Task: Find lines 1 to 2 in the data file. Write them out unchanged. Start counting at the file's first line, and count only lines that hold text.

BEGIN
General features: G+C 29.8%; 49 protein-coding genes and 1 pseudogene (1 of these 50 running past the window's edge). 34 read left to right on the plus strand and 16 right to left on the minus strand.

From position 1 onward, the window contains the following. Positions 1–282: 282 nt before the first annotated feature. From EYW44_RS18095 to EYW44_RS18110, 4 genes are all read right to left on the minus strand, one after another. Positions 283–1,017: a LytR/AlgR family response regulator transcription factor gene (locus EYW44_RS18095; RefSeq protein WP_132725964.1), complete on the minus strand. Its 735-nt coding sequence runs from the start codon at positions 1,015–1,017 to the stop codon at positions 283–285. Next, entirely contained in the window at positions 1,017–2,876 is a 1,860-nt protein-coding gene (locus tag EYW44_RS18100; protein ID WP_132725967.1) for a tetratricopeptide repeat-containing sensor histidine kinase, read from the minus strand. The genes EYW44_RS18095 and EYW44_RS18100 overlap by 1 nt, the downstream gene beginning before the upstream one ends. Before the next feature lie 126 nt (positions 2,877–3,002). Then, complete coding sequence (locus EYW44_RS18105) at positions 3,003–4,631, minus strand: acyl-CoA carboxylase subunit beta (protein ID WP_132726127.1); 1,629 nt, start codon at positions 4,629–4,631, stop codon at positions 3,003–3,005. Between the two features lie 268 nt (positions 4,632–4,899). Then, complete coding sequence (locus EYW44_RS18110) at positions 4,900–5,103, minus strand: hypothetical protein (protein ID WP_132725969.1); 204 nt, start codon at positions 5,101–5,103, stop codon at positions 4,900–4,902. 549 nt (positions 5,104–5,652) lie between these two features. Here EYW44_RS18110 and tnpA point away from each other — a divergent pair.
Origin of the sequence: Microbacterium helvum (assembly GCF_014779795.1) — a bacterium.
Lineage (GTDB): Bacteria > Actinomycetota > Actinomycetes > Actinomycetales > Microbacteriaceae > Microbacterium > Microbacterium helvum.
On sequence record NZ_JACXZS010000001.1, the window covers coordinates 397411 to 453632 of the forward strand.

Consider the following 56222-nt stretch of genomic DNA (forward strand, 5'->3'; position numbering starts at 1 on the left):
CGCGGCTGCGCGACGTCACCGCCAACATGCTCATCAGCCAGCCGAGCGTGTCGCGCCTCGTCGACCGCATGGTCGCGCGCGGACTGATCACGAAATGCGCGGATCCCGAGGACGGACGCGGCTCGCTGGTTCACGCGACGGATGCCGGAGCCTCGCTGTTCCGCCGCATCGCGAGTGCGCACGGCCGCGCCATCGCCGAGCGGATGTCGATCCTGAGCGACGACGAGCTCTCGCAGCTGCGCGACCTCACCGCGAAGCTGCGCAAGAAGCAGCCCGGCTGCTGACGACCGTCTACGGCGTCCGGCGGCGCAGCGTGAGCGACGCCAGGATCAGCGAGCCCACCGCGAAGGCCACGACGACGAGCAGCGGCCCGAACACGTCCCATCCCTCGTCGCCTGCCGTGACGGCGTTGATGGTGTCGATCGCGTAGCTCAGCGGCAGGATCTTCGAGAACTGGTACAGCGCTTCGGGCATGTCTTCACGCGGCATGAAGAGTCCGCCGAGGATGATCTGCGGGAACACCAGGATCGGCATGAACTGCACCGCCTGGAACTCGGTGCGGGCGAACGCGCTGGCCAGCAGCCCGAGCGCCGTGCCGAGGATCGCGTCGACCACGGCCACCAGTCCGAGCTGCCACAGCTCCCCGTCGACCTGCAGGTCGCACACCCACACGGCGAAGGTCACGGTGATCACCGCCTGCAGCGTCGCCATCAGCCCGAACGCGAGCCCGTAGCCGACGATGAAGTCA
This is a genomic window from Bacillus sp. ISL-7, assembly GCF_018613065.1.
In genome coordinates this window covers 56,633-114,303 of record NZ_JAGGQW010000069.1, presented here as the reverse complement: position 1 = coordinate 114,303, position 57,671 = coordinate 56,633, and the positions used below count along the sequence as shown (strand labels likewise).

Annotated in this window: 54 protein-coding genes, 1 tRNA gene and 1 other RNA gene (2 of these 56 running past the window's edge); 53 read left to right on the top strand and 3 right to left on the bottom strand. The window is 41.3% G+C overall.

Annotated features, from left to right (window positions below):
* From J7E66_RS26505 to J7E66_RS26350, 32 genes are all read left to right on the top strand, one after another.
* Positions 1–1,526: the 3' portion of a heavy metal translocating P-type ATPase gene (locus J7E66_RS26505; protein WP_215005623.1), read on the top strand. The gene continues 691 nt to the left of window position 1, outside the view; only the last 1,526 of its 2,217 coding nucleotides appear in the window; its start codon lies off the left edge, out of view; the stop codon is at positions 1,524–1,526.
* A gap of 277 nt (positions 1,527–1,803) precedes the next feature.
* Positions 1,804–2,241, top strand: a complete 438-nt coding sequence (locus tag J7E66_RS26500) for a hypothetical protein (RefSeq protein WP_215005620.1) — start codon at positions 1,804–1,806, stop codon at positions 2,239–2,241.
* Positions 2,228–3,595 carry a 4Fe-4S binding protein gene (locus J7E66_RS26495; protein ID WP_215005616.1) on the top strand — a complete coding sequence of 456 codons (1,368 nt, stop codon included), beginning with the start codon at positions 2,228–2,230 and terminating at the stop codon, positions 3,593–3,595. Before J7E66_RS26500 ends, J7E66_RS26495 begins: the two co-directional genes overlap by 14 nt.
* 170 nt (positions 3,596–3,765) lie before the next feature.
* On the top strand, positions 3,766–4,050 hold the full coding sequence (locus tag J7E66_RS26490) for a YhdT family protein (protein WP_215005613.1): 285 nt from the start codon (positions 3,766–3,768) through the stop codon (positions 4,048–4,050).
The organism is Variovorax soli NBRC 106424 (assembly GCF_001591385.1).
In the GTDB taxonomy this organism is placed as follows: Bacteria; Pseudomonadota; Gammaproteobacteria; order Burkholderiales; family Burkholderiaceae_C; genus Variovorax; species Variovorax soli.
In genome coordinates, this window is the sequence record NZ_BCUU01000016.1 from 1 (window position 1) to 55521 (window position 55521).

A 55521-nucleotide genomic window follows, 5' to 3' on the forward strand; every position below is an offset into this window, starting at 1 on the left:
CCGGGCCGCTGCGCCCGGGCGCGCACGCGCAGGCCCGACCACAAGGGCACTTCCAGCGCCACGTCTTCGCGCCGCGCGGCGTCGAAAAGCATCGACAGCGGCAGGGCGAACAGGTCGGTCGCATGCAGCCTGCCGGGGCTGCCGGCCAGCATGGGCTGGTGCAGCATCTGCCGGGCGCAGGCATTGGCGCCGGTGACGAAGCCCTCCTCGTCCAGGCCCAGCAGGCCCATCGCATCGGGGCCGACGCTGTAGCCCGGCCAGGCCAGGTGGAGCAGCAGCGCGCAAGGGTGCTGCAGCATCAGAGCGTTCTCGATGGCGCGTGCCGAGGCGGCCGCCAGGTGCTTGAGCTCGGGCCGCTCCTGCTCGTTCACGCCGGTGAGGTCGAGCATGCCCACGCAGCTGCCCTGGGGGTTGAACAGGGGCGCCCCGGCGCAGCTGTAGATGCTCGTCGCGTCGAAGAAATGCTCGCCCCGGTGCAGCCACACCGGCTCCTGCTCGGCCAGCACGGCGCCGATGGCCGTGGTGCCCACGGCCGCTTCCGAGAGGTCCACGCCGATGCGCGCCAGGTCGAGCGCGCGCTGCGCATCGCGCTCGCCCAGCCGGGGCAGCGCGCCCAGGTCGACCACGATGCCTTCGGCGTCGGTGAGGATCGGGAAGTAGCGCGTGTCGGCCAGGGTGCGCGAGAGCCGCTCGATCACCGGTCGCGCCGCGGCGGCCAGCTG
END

General features: G+C 29.8%; 49 protein-coding genes and 1 pseudogene (1 of these 50 running past the window's edge). 34 read left to right on the plus strand and 16 right to left on the minus strand.

From position 1 onward, the window contains the following. Positions 1–282: 282 nt before the first annotated feature. From EYW44_RS18095 to EYW44_RS18110, 4 genes are all read right to left on the minus strand, one after another. Positions 283–1,017: a LytR/AlgR family response regulator transcription factor gene (locus EYW44_RS18095; RefSeq protein WP_132725964.1), complete on the minus strand. Its 735-nt coding sequence runs from the start codon at positions 1,015–1,017 to the stop codon at positions 283–285. Next, entirely contained in the window at positions 1,017–2,876 is a 1,860-nt protein-coding gene (locus tag EYW44_RS18100; protein ID WP_132725967.1) for a tetratricopeptide repeat-containing sensor histidine kinase, read from the minus strand. The genes EYW44_RS18095 and EYW44_RS18100 overlap by 1 nt, the downstream gene beginning before the upstream one ends. Before the next feature lie 126 nt (positions 2,877–3,002). Then, complete coding sequence (locus EYW44_RS18105) at positions 3,003–4,631, minus strand: acyl-CoA carboxylase subunit beta (protein ID WP_132726127.1); 1,629 nt, start codon at positions 4,629–4,631, stop codon at positions 3,003–3,005. Between the two features lie 268 nt (positions 4,632–4,899). Then, complete coding sequence (locus EYW44_RS18110) at positions 4,900–5,103, minus strand: hypothetical protein (protein ID WP_132725969.1); 204 nt, start codon at positions 5,101–5,103, stop codon at positions 4,900–4,902. 549 nt (positions 5,104–5,652) lie between these two features. Here EYW44_RS18110 and tnpA point away from each other — a divergent pair.